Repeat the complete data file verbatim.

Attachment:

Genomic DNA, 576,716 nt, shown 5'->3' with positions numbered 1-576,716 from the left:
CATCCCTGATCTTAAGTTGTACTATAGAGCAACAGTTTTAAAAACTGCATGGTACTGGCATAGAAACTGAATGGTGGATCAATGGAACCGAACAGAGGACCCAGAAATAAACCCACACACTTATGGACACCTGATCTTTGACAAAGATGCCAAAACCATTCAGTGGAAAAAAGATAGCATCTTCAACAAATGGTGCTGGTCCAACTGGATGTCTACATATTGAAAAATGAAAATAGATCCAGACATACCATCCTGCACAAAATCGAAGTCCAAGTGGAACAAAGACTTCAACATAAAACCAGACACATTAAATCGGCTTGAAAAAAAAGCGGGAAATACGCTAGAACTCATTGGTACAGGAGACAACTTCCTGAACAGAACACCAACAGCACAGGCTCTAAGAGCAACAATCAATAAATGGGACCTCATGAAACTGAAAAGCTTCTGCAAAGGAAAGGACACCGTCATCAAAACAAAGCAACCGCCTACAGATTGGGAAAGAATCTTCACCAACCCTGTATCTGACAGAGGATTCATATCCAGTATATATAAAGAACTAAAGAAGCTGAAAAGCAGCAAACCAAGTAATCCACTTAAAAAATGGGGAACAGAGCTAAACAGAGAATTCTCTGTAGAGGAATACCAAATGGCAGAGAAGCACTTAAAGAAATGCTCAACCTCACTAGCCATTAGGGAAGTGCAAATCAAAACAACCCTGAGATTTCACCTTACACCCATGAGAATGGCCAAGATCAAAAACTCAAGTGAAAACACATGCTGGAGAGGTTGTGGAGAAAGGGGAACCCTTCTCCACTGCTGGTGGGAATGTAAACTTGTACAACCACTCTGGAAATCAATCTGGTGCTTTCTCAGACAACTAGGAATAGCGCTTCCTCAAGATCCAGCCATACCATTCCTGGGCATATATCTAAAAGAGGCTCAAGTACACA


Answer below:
Genomic DNA, 576,716 nt, shown 5'->3' with positions numbered 1-576,716 from the left:
CATCCCTGATCTTAAGTTGTACTATAGAGCAACAGTTTTAAAAACTGCATGGTACTGGCATAGAAACTGAATGGTGGATCAATGGAACCGAACAGAGGACCCAGAAATAAACCCACACACTTATGGACACCTGATCTTTGACAAAGATGCCAAAACCATTCAGTGGAAAAAAGATAGCATCTTCAACAAATGGTGCTGGTCCAACTGGATGTCTACATATTGAAAAATGAAAATAGATCCAGACATACCATCCTGCACAAAATCGAAGTCCAAGTGGAACAAAGACTTCAACATAAAACCAGACACATTAAATCGGCTTGAAAAAAAAGCGGGAAATACGCTAGAACTCATTGGTACAGGAGACAACTTCCTGAACAGAACACCAACAGCACAGGCTCTAAGAGCAACAATCAATAAATGGGACCTCATGAAACTGAAAAGCTTCTGCAAAGGAAAGGACACCGTCATCAAAACAAAGCAACCGCCTACAGATTGGGAAAGAATCTTCACCAACCCTGTATCTGACAGAGGATTCATATCCAGTATATATAAAGAACTAAAGAAGCTGAAAAGCAGCAAACCAAGTAATCCACTTAAAAAATGGGGAACAGAGCTAAACAGAGAATTCTCTGTAGAGGAATACCAAATGGCAGAGAAGCACTTAAAGAAATGCTCAACCTCACTAGCCATTAGGGAAGTGCAAATCAAAACAACCCTGAGATTTCACCTTACACCCATGAGAATGGCCAAGATCAAAAACTCAAGTGAAAACACATGCTGGAGAGGTTGTGGAGAAAGGGGAACCCTTCTCCACTGCTGGTGGGAATGTAAACTTGTACAACCACTCTGGAAATCAATCTGGTGCTTTCTCAGACAACTAGGAATAGCGCTTCCTCAAGATCCAGCCATACCATTCCTGGGCATATATCTAAAAGAGGCTCAAGTACACA